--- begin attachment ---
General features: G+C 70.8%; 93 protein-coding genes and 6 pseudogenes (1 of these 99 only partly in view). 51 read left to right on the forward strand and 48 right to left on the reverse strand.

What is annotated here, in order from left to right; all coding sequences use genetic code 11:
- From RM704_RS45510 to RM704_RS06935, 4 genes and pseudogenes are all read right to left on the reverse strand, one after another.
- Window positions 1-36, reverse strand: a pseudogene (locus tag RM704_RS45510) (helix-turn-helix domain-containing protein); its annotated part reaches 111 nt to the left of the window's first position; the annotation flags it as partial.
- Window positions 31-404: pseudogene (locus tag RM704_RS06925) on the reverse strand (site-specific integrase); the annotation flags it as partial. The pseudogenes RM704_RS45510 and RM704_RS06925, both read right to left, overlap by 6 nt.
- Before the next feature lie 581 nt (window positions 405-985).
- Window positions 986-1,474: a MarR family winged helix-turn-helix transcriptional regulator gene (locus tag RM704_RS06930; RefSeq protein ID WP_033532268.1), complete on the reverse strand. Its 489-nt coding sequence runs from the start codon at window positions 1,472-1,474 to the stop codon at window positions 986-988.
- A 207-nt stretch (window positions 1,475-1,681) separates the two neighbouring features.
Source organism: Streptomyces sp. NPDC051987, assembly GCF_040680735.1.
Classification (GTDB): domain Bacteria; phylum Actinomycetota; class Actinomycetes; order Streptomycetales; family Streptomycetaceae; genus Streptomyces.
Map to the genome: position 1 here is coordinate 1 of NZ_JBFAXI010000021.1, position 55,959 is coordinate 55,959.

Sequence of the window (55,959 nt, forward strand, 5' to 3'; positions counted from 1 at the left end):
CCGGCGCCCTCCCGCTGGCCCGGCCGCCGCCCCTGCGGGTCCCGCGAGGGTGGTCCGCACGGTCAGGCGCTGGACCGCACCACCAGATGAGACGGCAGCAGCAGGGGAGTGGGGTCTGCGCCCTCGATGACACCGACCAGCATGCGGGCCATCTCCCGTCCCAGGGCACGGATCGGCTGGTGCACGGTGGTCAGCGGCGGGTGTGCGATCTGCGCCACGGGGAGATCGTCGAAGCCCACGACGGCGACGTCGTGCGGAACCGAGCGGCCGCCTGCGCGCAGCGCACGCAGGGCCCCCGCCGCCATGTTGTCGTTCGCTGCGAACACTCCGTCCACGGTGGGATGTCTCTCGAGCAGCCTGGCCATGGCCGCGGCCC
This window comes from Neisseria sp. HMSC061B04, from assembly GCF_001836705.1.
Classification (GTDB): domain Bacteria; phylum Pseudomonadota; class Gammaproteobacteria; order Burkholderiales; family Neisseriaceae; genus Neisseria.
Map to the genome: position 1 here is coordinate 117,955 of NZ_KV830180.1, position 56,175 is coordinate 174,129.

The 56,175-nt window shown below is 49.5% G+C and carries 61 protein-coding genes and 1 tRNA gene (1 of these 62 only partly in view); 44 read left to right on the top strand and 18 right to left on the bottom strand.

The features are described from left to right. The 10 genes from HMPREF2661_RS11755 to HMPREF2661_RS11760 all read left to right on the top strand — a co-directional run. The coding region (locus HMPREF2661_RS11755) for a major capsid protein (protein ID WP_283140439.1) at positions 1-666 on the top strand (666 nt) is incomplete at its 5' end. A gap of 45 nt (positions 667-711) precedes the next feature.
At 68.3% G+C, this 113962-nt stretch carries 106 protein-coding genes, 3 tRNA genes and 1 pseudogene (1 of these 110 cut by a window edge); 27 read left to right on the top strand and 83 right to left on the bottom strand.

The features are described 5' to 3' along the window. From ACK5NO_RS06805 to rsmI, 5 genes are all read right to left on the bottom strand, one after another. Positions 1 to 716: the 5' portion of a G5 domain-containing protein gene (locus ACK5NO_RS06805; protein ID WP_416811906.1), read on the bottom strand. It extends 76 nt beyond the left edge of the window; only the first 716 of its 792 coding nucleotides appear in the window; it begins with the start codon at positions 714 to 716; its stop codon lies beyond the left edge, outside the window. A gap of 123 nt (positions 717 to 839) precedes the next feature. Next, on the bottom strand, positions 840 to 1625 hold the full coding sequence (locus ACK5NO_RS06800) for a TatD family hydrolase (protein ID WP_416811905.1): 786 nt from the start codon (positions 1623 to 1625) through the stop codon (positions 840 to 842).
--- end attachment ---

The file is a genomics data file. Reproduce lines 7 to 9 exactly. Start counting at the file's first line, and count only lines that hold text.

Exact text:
- Window positions 986-1,474: a MarR family winged helix-turn-helix transcriptional regulator gene (locus tag RM704_RS06930; RefSeq protein ID WP_033532268.1), complete on the reverse strand. Its 489-nt coding sequence runs from the start codon at window positions 1,472-1,474 to the stop codon at window positions 986-988.
- A 207-nt stretch (window positions 1,475-1,681) separates the two neighbouring features.
Source organism: Streptomyces sp. NPDC051987, assembly GCF_040680735.1.